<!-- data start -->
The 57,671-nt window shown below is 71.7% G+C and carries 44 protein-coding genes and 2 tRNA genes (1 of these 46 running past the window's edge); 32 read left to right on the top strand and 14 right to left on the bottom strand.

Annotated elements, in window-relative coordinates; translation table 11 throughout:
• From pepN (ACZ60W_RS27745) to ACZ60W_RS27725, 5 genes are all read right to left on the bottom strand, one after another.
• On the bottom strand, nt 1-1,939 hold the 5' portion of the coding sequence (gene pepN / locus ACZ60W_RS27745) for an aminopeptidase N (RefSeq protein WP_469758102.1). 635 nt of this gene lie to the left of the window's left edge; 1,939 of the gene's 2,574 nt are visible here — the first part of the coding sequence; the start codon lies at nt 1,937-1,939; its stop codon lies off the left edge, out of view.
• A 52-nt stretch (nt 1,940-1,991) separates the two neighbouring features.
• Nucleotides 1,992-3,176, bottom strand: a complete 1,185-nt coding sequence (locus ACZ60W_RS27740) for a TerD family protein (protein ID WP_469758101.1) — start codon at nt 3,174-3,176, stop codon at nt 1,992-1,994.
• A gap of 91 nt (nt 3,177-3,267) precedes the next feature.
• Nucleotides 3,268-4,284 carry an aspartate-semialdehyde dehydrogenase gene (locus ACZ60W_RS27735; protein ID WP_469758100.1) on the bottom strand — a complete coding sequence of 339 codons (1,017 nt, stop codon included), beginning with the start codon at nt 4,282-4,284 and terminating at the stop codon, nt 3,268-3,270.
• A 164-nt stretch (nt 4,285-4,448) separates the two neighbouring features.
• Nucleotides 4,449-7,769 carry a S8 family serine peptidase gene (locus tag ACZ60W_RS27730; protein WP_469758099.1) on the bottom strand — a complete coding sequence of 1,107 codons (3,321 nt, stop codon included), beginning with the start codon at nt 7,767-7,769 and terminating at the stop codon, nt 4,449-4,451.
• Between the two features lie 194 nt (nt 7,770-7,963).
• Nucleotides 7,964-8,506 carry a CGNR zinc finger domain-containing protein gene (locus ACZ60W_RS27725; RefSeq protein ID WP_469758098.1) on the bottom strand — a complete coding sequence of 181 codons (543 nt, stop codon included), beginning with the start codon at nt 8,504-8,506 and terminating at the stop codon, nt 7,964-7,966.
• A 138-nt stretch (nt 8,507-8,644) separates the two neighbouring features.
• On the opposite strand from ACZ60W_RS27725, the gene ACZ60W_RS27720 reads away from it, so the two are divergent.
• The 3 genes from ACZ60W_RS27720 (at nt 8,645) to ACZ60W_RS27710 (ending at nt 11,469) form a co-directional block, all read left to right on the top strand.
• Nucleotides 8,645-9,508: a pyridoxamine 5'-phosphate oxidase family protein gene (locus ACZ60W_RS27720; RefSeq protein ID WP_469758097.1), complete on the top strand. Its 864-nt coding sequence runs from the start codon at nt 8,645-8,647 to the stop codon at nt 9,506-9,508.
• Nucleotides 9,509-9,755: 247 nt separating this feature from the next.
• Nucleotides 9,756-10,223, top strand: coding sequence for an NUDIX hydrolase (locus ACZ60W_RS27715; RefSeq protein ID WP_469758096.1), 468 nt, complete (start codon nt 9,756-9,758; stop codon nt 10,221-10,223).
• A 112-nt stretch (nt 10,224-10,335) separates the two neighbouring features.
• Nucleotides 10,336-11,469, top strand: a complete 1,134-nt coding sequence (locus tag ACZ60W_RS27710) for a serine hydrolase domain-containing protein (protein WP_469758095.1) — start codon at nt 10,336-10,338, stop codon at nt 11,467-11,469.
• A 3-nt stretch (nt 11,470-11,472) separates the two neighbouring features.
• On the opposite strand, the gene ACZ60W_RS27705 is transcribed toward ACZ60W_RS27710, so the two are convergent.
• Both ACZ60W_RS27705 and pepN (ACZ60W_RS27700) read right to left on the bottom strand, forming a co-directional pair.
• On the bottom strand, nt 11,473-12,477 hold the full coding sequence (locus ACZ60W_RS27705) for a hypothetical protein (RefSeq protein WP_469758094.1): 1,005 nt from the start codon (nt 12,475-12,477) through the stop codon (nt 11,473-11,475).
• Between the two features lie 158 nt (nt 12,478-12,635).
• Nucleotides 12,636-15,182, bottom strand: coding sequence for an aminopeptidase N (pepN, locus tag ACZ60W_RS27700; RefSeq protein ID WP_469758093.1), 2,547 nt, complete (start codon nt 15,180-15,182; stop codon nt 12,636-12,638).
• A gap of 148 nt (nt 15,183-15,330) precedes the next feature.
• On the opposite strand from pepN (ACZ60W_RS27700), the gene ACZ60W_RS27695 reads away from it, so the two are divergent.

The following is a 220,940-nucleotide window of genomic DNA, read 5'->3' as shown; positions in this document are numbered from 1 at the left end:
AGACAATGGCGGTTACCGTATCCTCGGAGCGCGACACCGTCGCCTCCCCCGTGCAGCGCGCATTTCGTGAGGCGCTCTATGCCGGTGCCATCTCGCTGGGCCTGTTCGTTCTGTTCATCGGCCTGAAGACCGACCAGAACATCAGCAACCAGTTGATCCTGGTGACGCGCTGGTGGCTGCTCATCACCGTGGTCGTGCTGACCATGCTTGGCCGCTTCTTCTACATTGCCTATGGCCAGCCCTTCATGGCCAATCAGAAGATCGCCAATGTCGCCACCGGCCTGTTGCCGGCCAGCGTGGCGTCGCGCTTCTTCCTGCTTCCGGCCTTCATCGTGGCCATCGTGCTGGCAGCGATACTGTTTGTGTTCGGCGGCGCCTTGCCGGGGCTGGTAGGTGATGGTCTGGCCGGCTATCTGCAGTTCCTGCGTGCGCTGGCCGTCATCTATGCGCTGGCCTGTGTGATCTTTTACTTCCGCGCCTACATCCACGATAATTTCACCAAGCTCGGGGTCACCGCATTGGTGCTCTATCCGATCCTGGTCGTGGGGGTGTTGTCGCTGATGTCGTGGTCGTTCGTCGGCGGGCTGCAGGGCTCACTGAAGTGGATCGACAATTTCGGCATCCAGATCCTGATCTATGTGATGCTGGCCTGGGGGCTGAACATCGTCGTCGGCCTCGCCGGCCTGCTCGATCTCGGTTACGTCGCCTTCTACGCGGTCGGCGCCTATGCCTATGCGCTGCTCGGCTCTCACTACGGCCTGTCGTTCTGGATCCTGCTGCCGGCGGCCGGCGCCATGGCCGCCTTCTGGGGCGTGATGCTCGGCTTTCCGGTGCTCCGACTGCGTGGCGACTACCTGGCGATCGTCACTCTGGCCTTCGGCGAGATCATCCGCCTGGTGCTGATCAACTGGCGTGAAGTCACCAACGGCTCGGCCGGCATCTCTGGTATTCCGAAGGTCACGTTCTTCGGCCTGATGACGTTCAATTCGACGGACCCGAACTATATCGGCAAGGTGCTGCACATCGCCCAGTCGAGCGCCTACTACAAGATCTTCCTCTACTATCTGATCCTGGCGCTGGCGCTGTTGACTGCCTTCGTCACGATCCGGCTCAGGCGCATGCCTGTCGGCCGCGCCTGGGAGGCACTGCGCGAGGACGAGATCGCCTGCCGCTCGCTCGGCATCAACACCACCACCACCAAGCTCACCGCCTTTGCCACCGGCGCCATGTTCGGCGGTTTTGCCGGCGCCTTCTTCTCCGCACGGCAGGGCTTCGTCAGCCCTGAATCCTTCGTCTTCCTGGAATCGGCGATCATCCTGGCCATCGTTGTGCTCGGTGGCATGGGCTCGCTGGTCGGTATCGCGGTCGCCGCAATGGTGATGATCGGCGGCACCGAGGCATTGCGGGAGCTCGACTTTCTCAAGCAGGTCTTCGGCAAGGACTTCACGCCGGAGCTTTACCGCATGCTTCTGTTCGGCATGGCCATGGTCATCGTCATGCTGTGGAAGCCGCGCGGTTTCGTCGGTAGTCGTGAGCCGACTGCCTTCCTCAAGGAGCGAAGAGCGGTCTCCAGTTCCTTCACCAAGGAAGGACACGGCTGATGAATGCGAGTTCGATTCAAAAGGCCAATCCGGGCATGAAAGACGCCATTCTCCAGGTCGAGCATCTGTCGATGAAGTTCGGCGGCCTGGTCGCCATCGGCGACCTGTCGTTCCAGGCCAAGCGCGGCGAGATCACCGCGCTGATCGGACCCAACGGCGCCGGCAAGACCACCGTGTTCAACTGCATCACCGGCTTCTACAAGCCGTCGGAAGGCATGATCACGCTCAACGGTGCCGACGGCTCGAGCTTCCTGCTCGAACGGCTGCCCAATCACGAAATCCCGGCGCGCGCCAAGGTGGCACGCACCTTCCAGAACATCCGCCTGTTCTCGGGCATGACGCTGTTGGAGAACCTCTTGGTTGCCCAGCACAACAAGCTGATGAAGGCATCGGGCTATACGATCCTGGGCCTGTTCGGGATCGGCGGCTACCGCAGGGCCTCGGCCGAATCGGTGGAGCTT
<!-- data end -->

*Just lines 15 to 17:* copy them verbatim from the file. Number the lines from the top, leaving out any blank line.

• The 3 genes from ACZ60W_RS27720 (at nt 8,645) to ACZ60W_RS27710 (ending at nt 11,469) form a co-directional block, all read left to right on the top strand.
• Nucleotides 8,645-9,508: a pyridoxamine 5'-phosphate oxidase family protein gene (locus ACZ60W_RS27720; RefSeq protein ID WP_469758097.1), complete on the top strand. Its 864-nt coding sequence runs from the start codon at nt 8,645-8,647 to the stop codon at nt 9,506-9,508.
• Nucleotides 9,509-9,755: 247 nt separating this feature from the next.